Sunday, June 12, 2011

Newt’s figment III: Abandon ship


Nominal presidential candidate Newt Gingrich left the United States with his wife Calista on a secret two-week Mediterranean cruise to Greece and Turkey aboard the 450-passenger Seabourn Odyssey. While he and his wife returned to this country, his presidential ambitions may have been lost at sea, adrift in something rather like the wreck of the Hesperus, with a NEWT 2012 bumpersticker stapled to the mast.

It was that cruise that was said to be the breaking point for Gingrich’s army of high-talent, highly-paid advisers and strategists, who waited for the candidate to get serious (and waited for themselves to get paid). The Gingrich brain trust walked out en masse on Thursday, citing irreconcilable differences in strategy with the candidate, and dealing another blow to a presidential campaign for which the metaphor “stuck in neutral” scarcely applies.

The gear you’re in doesn’t matter when the engine isn’t on and you’re still in the garage.

Bob Schieffer, veteran CBS Washington correspondent and no friend of bullshit, offered his plain-spoken assessment of the Gingrich experiment on Thursday. “”This hole he’s in just got a lot deeper today. I think he’s done.”

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Thursday’s was the latest chapter in the saga of the Imploding Plastic Electoral that’s been the Gingrich campaign from the start.

In the month since bloodlessly launching the campaign on a YouTube video, on May 11, Newt has taken a stand against the Paul Ryan budget plan; furiously reversed himself on that denunciation; hamfistedly navigated the embarrassing revelation of a Tiffany’s bill somewhere between the stratosphere of $250,000 and the ionosphere of half a million; and spent eight whirlwind days pretending to campaign with brief visits to three battleground states.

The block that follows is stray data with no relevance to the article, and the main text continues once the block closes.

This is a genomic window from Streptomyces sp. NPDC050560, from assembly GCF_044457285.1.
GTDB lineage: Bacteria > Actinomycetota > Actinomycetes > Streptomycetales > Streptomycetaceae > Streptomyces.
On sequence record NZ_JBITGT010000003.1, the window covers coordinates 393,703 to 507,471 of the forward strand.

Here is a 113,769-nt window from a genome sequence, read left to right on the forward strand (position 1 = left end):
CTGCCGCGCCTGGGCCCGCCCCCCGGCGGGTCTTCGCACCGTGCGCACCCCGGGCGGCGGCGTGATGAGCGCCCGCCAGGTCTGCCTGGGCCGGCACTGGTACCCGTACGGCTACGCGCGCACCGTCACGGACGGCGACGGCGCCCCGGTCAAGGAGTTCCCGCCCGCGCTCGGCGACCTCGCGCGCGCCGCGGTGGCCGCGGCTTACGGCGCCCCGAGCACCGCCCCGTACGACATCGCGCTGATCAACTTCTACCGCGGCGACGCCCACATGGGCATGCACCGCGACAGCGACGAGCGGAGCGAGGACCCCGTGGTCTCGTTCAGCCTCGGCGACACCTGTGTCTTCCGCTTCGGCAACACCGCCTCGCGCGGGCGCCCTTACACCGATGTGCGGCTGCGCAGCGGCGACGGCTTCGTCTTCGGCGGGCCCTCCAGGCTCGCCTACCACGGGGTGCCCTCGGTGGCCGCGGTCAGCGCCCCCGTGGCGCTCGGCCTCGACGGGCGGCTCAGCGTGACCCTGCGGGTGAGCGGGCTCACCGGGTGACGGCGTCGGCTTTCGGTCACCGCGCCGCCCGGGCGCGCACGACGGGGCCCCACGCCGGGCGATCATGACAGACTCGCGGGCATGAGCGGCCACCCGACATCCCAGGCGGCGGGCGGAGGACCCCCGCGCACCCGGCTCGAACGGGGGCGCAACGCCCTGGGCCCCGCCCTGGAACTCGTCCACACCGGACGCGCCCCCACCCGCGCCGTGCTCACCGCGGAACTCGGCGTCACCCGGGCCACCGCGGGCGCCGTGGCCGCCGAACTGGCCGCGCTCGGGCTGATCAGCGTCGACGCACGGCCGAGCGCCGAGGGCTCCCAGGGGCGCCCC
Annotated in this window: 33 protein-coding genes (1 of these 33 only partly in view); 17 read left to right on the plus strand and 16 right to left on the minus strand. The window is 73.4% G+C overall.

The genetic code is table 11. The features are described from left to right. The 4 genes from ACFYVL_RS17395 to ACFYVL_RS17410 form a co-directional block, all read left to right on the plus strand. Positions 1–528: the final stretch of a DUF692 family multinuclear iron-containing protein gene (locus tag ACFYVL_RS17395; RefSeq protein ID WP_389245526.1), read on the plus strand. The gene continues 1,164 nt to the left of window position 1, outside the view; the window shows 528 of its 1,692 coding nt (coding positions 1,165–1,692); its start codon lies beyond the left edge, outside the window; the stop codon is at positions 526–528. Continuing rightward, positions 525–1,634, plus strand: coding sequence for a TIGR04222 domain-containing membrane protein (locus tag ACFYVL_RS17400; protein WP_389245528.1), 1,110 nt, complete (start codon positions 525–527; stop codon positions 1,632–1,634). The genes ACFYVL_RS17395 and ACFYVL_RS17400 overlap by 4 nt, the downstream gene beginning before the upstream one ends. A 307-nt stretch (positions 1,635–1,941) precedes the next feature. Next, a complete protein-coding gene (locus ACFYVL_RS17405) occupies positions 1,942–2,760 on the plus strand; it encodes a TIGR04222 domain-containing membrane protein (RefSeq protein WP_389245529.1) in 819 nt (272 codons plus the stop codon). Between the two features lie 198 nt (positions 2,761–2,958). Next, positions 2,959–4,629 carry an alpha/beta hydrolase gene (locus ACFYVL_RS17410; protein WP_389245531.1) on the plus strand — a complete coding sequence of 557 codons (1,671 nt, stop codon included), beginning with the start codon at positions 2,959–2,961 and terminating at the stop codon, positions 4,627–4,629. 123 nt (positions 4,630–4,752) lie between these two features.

Then, with the campaign he began placed in sufficient disarray, Newt and wife decamped for their long-planned cruise to the Greek isles, including Mylos, Patmos, Rhodes, and Mykonos.

Gingrich came back to empty offices where his advisers used to be; word’s out they’ve jumped over to work for Rick Perry, the governor of Texas and a man said to be considering a run for the White House.

◊ ◊ ◊

Unperturbed and unrepentant, Newt explained everything later Thursday for his supporters, and outlined his next move, via Facebook:

“I am committed to running the substantive, solutions-oriented campaign I set out to run earlier in the spring,” Gingrich said. “The campaign begins anew Sunday in Los Angeles.”

We’ll see how that goes today or tonight. But whatever Gingrich says from the left coast will hardly undo the damage he’s done to a campaign that was quixotic from the jump. Like Sarah Palin’s flirtations with higher office, Gingrich’s passion for the presidency is a fleeting and insincere thing. He may surprise us, and for the sake of his faltering political legacy, he’d better. When the only people that give your campaign credibility walk out on you, there’s no time for cruise control.

When a presumably serious candidate for the presidency spends more time on or near the island of Rhodes than he’s spending in or near Rhode Island, there’s no room for surprises. Not if he’s serious.

Image credits: Gingrich: Gage Skidmore.

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